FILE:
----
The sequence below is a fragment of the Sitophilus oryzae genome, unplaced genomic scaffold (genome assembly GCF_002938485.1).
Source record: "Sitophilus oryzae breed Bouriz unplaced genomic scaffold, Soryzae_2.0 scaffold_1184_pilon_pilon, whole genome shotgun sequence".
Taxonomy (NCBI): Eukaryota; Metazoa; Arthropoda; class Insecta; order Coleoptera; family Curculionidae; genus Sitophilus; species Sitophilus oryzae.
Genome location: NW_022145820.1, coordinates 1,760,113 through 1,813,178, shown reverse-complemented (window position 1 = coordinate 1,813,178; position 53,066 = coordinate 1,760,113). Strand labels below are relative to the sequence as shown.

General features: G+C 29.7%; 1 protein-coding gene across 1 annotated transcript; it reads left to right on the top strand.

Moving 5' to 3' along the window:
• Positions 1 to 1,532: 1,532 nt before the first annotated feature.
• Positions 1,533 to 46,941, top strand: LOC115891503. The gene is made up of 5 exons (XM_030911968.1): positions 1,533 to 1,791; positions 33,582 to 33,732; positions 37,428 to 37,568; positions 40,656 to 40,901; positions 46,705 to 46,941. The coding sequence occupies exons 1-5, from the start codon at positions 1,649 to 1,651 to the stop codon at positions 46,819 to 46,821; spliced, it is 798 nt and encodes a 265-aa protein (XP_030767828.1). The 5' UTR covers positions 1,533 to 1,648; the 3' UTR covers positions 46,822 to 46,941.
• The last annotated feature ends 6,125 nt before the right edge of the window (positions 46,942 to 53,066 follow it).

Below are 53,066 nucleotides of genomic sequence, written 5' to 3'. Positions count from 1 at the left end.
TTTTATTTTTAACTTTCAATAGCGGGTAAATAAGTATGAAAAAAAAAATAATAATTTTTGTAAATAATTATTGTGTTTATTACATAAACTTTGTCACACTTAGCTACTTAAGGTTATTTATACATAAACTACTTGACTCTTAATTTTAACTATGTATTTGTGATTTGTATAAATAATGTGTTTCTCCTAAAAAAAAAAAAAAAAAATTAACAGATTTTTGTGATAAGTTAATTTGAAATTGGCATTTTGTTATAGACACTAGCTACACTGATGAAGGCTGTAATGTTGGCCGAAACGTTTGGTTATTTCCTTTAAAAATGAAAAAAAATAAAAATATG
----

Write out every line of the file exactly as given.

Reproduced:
The sequence below is a fragment of the Sitophilus oryzae genome, unplaced genomic scaffold (genome assembly GCF_002938485.1).
Source record: "Sitophilus oryzae breed Bouriz unplaced genomic scaffold, Soryzae_2.0 scaffold_1184_pilon_pilon, whole genome shotgun sequence".
Taxonomy (NCBI): Eukaryota; Metazoa; Arthropoda; class Insecta; order Coleoptera; family Curculionidae; genus Sitophilus; species Sitophilus oryzae.
Genome location: NW_022145820.1, coordinates 1,760,113 through 1,813,178, shown reverse-complemented (window position 1 = coordinate 1,813,178; position 53,066 = coordinate 1,760,113). Strand labels below are relative to the sequence as shown.

General features: G+C 29.7%; 1 protein-coding gene across 1 annotated transcript; it reads left to right on the top strand.

Moving 5' to 3' along the window:
• Positions 1 to 1,532: 1,532 nt before the first annotated feature.
• Positions 1,533 to 46,941, top strand: LOC115891503. The gene is made up of 5 exons (XM_030911968.1): positions 1,533 to 1,791; positions 33,582 to 33,732; positions 37,428 to 37,568; positions 40,656 to 40,901; positions 46,705 to 46,941. The coding sequence occupies exons 1-5, from the start codon at positions 1,649 to 1,651 to the stop codon at positions 46,819 to 46,821; spliced, it is 798 nt and encodes a 265-aa protein (XP_030767828.1). The 5' UTR covers positions 1,533 to 1,648; the 3' UTR covers positions 46,822 to 46,941.
• The last annotated feature ends 6,125 nt before the right edge of the window (positions 46,942 to 53,066 follow it).

Below are 53,066 nucleotides of genomic sequence, written 5' to 3'. Positions count from 1 at the left end.
TTTTATTTTTAACTTTCAATAGCGGGTAAATAAGTATGAAAAAAAAAATAATAATTTTTGTAAATAATTATTGTGTTTATTACATAAACTTTGTCACACTTAGCTACTTAAGGTTATTTATACATAAACTACTTGACTCTTAATTTTAACTATGTATTTGTGATTTGTATAAATAATGTGTTTCTCCTAAAAAAAAAAAAAAAAAATTAACAGATTTTTGTGATAAGTTAATTTGAAATTGGCATTTTGTTATAGACACTAGCTACACTGATGAAGGCTGTAATGTTGGCCGAAACGTTTGGTTATTTCCTTTAAAAATGAAAAAAAATAAAAATATG